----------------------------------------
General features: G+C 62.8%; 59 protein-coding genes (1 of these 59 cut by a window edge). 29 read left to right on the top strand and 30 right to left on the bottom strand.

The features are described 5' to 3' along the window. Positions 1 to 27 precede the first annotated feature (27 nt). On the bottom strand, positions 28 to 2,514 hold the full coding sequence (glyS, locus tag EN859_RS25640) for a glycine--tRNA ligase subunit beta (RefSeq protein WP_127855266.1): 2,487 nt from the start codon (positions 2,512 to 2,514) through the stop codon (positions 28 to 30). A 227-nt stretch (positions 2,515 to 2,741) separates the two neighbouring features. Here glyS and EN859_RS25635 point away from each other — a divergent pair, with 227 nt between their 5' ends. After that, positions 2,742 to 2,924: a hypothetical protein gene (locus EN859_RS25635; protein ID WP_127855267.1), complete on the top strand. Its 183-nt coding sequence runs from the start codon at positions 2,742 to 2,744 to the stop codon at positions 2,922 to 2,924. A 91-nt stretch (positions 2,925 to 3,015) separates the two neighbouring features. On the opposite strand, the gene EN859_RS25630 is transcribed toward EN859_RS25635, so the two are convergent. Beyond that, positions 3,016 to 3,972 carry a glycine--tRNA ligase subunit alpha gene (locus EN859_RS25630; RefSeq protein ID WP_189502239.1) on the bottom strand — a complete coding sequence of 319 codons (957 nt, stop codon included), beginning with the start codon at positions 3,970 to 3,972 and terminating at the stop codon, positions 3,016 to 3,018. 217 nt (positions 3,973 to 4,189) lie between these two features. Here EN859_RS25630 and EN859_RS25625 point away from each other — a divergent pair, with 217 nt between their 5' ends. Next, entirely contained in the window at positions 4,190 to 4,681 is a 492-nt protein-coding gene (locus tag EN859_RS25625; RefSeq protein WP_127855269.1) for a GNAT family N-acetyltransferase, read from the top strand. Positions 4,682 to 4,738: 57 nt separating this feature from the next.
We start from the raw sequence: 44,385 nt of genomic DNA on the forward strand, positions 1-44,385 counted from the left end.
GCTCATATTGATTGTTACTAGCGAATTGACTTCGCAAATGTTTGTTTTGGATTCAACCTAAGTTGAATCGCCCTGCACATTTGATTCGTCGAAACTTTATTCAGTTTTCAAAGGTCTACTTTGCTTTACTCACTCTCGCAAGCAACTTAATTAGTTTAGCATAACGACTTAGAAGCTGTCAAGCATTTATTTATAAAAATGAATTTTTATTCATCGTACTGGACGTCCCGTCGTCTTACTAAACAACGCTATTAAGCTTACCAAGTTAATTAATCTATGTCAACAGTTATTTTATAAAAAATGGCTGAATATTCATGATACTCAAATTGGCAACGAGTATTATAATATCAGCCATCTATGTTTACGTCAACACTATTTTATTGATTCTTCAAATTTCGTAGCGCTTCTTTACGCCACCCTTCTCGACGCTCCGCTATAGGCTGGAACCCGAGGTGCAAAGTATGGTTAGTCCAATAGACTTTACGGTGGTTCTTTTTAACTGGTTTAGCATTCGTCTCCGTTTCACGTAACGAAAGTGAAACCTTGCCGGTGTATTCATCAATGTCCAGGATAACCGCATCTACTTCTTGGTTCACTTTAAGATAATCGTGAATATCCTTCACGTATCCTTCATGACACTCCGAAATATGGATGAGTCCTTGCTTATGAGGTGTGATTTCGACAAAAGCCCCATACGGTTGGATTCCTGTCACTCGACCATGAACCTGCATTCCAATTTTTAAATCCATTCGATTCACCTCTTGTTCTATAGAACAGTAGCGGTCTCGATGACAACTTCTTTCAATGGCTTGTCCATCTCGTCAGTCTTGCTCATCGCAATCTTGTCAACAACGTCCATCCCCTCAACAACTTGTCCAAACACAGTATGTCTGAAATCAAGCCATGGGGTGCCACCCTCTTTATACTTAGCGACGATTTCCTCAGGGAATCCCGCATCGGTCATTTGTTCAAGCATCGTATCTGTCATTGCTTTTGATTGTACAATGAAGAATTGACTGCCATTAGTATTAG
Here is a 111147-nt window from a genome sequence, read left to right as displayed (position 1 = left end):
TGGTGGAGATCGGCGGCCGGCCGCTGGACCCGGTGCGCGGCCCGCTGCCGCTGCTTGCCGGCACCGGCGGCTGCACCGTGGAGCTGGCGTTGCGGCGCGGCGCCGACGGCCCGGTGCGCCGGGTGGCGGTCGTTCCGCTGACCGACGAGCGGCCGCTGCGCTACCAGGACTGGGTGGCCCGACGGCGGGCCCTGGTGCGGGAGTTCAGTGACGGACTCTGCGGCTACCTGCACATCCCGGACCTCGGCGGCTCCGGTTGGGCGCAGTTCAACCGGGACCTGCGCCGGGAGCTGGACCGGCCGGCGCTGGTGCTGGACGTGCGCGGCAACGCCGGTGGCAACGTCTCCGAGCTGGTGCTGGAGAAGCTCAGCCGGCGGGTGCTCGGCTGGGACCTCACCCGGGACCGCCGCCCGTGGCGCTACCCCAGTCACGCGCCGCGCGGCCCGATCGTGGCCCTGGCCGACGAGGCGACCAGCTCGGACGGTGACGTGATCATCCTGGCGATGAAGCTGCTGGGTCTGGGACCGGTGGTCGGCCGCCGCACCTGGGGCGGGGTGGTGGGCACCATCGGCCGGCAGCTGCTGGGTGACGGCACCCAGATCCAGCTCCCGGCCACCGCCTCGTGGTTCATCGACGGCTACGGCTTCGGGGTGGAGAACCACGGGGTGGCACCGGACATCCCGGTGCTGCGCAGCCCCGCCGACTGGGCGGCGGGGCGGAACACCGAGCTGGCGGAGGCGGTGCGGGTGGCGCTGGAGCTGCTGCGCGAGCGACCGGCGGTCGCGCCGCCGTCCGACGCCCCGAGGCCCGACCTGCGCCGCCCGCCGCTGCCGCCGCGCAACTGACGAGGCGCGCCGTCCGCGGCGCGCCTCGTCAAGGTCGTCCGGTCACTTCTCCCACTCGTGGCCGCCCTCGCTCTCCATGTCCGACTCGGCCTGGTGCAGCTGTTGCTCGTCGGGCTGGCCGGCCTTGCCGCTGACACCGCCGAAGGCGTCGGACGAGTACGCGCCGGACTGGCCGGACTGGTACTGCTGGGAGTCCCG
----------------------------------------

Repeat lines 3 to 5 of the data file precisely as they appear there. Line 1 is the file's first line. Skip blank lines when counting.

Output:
We start from the raw sequence: 44,385 nt of genomic DNA on the forward strand, positions 1-44,385 counted from the left end.
GCTCATATTGATTGTTACTAGCGAATTGACTTCGCAAATGTTTGTTTTGGATTCAACCTAAGTTGAATCGCCCTGCACATTTGATTCGTCGAAACTTTATTCAGTTTTCAAAGGTCTACTTTGCTTTACTCACTCTCGCAAGCAACTTAATTAGTTTAGCATAACGACTTAGAAGCTGTCAAGCATTTATTTATAAAAATGAATTTTTATTCATCGTACTGGACGTCCCGTCGTCTTACTAAACAACGCTATTAAGCTTACCAAGTTAATTAATCTATGTCAACAGTTATTTTATAAAAAATGGCTGAATATTCATGATACTCAAATTGGCAACGAGTATTATAATATCAGCCATCTATGTTTACGTCAACACTATTTTATTGATTCTTCAAATTTCGTAGCGCTTCTTTACGCCACCCTTCTCGACGCTCCGCTATAGGCTGGAACCCGAGGTGCAAAGTATGGTTAGTCCAATAGACTTTACGGTGGTTCTTTTTAACTGGTTTAGCATTCGTCTCCGTTTCACGTAACGAAAGTGAAACCTTGCCGGTGTATTCATCAATGTCCAGGATAACCGCATCTACTTCTTGGTTCACTTTAAGATAATCGTGAATATCCTTCACGTATCCTTCATGACACTCCGAAATATGGATGAGTCCTTGCTTATGAGGTGTGATTTCGACAAAAGCCCCATACGGTTGGATTCCTGTCACTCGACCATGAACCTGCATTCCAATTTTTAAATCCATTCGATTCACCTCTTGTTCTATAGAACAGTAGCGGTCTCGATGACAACTTCTTTCAATGGCTTGTCCATCTCGTCAGTCTTGCTCATCGCAATCTTGTCAACAACGTCCATCCCCTCAACAACTTGTCCAAACACAGTATGTCTGAAATCAAGCCATGGGGTGCCACCCTCTTTATACTTAGCGACGATTTCCTCAGGGAATCCCGCATCGGTCATTTGTTCAAGCATCGTATCTGTCATTGCTTTTGATTGTACAATGAAGAATTGACTGCCATTAGTATTAG
Here is a 111147-nt window from a genome sequence, read left to right as displayed (position 1 = left end):